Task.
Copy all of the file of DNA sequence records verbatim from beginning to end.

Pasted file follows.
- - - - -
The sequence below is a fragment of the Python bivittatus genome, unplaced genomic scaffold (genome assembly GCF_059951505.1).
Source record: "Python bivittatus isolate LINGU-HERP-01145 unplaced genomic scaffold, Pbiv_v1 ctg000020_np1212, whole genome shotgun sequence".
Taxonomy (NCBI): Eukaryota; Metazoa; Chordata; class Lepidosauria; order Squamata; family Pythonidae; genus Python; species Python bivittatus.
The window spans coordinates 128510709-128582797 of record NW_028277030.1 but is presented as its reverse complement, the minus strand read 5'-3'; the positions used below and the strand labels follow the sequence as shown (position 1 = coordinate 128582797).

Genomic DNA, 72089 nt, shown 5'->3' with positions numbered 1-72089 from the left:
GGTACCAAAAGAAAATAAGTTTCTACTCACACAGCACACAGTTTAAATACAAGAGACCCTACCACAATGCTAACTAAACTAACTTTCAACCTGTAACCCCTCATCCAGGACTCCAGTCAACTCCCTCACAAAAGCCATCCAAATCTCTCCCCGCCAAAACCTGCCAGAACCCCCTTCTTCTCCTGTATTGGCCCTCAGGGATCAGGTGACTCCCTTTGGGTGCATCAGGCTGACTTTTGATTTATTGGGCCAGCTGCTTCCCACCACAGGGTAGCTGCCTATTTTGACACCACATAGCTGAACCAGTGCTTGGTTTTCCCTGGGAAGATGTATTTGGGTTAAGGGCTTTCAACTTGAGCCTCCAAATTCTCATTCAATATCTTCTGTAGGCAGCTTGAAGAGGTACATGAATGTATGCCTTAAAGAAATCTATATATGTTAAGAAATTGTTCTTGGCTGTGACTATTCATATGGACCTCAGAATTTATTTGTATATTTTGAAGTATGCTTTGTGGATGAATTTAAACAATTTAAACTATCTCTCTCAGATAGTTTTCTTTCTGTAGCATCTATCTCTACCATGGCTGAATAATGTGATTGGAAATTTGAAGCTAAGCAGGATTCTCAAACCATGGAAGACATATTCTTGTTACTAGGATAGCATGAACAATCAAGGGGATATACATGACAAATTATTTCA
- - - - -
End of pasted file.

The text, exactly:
The sequence below is a fragment of the Python bivittatus genome, unplaced genomic scaffold (genome assembly GCF_059951505.1).
Source record: "Python bivittatus isolate LINGU-HERP-01145 unplaced genomic scaffold, Pbiv_v1 ctg000020_np1212, whole genome shotgun sequence".
Taxonomy (NCBI): Eukaryota; Metazoa; Chordata; class Lepidosauria; order Squamata; family Pythonidae; genus Python; species Python bivittatus.
The window spans coordinates 128510709-128582797 of record NW_028277030.1 but is presented as its reverse complement, the minus strand read 5'-3'; the positions used below and the strand labels follow the sequence as shown (position 1 = coordinate 128582797).

Genomic DNA, 72089 nt, shown 5'->3' with positions numbered 1-72089 from the left:
GGTACCAAAAGAAAATAAGTTTCTACTCACACAGCACACAGTTTAAATACAAGAGACCCTACCACAATGCTAACTAAACTAACTTTCAACCTGTAACCCCTCATCCAGGACTCCAGTCAACTCCCTCACAAAAGCCATCCAAATCTCTCCCCGCCAAAACCTGCCAGAACCCCCTTCTTCTCCTGTATTGGCCCTCAGGGATCAGGTGACTCCCTTTGGGTGCATCAGGCTGACTTTTGATTTATTGGGCCAGCTGCTTCCCACCACAGGGTAGCTGCCTATTTTGACACCACATAGCTGAACCAGTGCTTGGTTTTCCCTGGGAAGATGTATTTGGGTTAAGGGCTTTCAACTTGAGCCTCCAAATTCTCATTCAATATCTTCTGTAGGCAGCTTGAAGAGGTACATGAATGTATGCCTTAAAGAAATCTATATATGTTAAGAAATTGTTCTTGGCTGTGACTATTCATATGGACCTCAGAATTTATTTGTATATTTTGAAGTATGCTTTGTGGATGAATTTAAACAATTTAAACTATCTCTCTCAGATAGTTTTCTTTCTGTAGCATCTATCTCTACCATGGCTGAATAATGTGATTGGAAATTTGAAGCTAAGCAGGATTCTCAAACCATGGAAGACATATTCTTGTTACTAGGATAGCATGAACAATCAAGGGGATATACATGACAAATTATTTCA